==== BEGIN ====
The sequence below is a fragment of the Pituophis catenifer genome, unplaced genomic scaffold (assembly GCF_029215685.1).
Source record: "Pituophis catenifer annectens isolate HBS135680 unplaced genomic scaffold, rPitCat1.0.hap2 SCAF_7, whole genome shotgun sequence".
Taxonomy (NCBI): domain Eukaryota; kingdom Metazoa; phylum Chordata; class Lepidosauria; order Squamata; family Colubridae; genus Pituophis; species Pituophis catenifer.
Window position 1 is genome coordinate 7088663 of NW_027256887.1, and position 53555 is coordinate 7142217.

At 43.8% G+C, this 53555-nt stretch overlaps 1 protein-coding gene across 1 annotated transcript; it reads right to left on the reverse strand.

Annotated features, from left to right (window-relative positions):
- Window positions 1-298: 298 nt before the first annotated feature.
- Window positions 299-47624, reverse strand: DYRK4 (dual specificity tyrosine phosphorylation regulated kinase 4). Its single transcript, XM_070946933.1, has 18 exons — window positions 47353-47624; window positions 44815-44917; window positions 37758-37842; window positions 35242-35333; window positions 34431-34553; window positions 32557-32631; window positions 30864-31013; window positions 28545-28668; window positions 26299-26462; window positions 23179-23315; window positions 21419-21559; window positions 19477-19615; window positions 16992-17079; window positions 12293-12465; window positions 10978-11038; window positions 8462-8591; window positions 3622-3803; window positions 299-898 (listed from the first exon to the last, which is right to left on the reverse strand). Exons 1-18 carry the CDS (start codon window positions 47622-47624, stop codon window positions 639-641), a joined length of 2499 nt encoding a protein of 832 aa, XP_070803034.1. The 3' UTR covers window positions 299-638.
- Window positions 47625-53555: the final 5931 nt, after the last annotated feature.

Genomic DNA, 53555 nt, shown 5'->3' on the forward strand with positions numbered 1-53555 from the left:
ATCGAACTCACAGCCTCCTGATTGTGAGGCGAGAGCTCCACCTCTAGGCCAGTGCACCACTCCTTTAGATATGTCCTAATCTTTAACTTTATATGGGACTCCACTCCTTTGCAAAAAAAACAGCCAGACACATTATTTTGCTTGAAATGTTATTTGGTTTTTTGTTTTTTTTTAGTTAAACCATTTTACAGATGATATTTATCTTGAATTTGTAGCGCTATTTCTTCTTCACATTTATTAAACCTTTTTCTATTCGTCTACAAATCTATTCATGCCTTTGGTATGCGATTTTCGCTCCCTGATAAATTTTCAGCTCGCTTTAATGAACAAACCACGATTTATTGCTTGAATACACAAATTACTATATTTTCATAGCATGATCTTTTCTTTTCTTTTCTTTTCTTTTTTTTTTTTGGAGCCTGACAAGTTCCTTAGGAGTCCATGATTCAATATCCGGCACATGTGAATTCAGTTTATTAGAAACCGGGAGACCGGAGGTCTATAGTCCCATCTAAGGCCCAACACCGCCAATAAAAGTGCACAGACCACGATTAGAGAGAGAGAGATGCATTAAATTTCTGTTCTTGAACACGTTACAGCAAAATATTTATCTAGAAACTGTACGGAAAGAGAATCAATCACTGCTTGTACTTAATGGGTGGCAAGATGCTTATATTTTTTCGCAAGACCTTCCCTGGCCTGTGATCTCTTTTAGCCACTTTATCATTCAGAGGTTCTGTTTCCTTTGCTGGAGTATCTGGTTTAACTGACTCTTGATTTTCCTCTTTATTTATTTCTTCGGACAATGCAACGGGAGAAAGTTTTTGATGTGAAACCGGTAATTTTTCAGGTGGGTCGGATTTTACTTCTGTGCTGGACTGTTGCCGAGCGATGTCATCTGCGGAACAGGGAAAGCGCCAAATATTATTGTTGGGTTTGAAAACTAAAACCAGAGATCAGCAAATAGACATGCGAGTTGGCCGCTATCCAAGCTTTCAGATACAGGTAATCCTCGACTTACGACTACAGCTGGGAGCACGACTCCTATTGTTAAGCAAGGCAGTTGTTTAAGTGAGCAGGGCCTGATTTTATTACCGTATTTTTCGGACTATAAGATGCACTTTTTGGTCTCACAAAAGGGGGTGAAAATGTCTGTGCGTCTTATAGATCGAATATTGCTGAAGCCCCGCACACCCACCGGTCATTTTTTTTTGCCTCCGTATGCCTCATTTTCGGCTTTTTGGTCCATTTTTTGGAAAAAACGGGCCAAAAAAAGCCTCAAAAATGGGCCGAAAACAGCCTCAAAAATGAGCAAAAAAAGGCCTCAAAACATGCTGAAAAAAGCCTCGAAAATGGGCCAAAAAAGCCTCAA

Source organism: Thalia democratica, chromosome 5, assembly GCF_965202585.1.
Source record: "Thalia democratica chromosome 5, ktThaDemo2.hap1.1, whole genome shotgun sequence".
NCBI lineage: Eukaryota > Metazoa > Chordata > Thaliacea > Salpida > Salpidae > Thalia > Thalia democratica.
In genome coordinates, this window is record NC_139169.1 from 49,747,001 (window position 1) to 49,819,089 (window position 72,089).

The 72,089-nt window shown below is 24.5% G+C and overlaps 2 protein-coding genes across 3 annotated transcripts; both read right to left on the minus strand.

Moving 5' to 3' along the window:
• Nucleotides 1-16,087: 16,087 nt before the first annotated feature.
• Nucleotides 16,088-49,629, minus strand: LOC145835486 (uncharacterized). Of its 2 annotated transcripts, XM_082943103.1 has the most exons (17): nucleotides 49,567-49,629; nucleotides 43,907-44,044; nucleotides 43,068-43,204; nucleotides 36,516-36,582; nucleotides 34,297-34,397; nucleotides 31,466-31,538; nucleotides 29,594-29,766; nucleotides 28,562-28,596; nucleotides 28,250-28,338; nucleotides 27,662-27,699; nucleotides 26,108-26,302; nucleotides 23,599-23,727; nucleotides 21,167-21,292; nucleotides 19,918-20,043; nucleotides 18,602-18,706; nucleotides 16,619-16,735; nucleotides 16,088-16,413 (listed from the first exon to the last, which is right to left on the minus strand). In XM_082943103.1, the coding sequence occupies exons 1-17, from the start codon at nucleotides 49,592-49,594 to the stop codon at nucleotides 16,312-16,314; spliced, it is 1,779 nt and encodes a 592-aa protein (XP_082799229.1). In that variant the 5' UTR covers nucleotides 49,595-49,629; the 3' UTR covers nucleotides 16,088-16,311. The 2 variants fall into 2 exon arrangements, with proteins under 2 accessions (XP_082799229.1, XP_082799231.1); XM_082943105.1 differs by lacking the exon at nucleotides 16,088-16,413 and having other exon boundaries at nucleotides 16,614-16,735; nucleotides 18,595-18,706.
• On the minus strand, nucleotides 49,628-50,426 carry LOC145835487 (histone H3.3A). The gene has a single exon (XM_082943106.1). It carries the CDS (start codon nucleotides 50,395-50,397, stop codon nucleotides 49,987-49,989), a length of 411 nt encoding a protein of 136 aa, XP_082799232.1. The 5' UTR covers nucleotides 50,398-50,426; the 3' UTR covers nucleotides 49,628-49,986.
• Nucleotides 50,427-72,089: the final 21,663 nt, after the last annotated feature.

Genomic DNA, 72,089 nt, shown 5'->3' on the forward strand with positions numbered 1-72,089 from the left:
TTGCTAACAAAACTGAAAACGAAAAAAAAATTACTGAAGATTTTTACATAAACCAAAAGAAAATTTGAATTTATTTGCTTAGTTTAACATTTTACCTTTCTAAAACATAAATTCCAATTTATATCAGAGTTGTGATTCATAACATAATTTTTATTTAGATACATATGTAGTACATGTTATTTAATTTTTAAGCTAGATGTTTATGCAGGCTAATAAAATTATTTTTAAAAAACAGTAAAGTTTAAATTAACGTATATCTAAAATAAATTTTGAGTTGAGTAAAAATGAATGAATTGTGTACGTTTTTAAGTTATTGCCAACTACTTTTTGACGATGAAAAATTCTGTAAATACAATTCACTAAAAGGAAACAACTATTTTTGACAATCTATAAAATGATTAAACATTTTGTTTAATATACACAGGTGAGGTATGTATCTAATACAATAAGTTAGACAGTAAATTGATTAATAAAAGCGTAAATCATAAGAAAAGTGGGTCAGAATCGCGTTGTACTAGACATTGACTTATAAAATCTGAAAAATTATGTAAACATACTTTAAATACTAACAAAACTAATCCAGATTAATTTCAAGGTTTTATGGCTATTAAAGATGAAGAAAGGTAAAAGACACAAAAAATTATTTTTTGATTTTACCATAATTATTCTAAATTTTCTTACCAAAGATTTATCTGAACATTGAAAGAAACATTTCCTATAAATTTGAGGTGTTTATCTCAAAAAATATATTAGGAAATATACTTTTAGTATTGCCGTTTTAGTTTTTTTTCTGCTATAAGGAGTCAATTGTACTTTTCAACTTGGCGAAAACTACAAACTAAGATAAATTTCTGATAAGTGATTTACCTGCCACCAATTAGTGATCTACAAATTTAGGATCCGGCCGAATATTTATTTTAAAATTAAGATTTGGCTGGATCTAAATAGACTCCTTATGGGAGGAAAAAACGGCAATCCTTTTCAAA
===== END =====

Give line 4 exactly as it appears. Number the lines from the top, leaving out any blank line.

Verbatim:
Window position 1 is genome coordinate 7088663 of NW_027256887.1, and position 53555 is coordinate 7142217.